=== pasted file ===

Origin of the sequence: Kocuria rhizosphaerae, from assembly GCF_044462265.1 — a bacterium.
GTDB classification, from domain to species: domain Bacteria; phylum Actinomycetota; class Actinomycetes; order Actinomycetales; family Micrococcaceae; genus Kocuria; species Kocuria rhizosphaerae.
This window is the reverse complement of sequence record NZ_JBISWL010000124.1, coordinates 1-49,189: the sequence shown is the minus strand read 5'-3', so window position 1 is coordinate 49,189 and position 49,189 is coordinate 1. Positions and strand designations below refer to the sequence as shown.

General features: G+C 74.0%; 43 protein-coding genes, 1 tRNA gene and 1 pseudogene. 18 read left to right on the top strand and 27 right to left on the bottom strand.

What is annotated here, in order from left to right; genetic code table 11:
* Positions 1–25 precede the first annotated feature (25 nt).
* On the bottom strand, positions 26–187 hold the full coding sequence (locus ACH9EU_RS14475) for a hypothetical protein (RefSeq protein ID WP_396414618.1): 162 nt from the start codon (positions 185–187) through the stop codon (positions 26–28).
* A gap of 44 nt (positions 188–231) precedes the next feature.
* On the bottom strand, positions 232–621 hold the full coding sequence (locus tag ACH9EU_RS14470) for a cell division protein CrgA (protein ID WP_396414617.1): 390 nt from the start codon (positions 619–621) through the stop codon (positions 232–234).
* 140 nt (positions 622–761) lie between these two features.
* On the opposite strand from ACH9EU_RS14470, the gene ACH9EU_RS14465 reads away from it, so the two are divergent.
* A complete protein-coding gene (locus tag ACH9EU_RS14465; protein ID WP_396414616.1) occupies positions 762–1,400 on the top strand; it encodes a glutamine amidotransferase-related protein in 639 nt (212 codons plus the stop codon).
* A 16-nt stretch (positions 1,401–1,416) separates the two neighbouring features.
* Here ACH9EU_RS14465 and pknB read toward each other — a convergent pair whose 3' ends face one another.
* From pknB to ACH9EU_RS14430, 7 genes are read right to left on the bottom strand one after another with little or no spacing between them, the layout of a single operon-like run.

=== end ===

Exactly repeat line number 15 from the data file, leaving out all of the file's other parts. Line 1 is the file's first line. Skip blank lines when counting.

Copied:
* From pknB to ACH9EU_RS14430, 7 genes are read right to left on the bottom strand one after another with little or no spacing between them, the layout of a single operon-like run.